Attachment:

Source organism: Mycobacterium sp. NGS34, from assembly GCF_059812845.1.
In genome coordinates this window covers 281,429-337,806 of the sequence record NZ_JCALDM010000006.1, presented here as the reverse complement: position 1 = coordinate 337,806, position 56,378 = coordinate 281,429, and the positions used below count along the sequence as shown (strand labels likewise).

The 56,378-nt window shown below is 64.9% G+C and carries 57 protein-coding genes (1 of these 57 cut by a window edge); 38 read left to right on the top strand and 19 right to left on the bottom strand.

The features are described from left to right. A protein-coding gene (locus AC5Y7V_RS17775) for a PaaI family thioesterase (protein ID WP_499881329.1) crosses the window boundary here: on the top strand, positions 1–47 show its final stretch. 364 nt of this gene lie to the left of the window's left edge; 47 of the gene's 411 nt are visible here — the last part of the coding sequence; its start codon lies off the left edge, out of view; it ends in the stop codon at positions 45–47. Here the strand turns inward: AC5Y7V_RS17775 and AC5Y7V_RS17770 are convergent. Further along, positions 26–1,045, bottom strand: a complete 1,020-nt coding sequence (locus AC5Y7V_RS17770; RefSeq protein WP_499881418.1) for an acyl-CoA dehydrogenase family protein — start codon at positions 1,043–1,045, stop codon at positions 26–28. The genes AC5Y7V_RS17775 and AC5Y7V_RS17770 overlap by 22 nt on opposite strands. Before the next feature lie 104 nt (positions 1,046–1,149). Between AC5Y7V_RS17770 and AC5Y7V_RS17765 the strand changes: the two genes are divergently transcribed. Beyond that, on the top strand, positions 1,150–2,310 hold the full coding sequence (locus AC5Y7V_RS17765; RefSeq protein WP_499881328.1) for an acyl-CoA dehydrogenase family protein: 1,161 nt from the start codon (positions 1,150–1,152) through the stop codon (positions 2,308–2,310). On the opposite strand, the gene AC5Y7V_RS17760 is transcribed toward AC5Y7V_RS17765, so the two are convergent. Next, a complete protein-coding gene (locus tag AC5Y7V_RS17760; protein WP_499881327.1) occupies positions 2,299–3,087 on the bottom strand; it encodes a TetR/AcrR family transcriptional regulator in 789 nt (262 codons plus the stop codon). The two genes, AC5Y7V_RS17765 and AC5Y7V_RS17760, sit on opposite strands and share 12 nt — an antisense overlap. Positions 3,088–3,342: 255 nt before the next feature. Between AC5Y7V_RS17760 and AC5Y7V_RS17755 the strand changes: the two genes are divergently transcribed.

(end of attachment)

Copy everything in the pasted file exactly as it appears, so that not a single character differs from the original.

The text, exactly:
Source organism: Mycobacterium sp. NGS34, from assembly GCF_059812845.1.
In genome coordinates this window covers 281,429-337,806 of the sequence record NZ_JCALDM010000006.1, presented here as the reverse complement: position 1 = coordinate 337,806, position 56,378 = coordinate 281,429, and the positions used below count along the sequence as shown (strand labels likewise).

The 56,378-nt window shown below is 64.9% G+C and carries 57 protein-coding genes (1 of these 57 cut by a window edge); 38 read left to right on the top strand and 19 right to left on the bottom strand.

The features are described from left to right. A protein-coding gene (locus AC5Y7V_RS17775) for a PaaI family thioesterase (protein ID WP_499881329.1) crosses the window boundary here: on the top strand, positions 1–47 show its final stretch. 364 nt of this gene lie to the left of the window's left edge; 47 of the gene's 411 nt are visible here — the last part of the coding sequence; its start codon lies off the left edge, out of view; it ends in the stop codon at positions 45–47. Here the strand turns inward: AC5Y7V_RS17775 and AC5Y7V_RS17770 are convergent. Further along, positions 26–1,045, bottom strand: a complete 1,020-nt coding sequence (locus AC5Y7V_RS17770; RefSeq protein WP_499881418.1) for an acyl-CoA dehydrogenase family protein — start codon at positions 1,043–1,045, stop codon at positions 26–28. The genes AC5Y7V_RS17775 and AC5Y7V_RS17770 overlap by 22 nt on opposite strands. Before the next feature lie 104 nt (positions 1,046–1,149). Between AC5Y7V_RS17770 and AC5Y7V_RS17765 the strand changes: the two genes are divergently transcribed. Beyond that, on the top strand, positions 1,150–2,310 hold the full coding sequence (locus AC5Y7V_RS17765; RefSeq protein WP_499881328.1) for an acyl-CoA dehydrogenase family protein: 1,161 nt from the start codon (positions 1,150–1,152) through the stop codon (positions 2,308–2,310). On the opposite strand, the gene AC5Y7V_RS17760 is transcribed toward AC5Y7V_RS17765, so the two are convergent. Next, a complete protein-coding gene (locus tag AC5Y7V_RS17760; protein WP_499881327.1) occupies positions 2,299–3,087 on the bottom strand; it encodes a TetR/AcrR family transcriptional regulator in 789 nt (262 codons plus the stop codon). The two genes, AC5Y7V_RS17765 and AC5Y7V_RS17760, sit on opposite strands and share 12 nt — an antisense overlap. Positions 3,088–3,342: 255 nt before the next feature. Between AC5Y7V_RS17760 and AC5Y7V_RS17755 the strand changes: the two genes are divergently transcribed.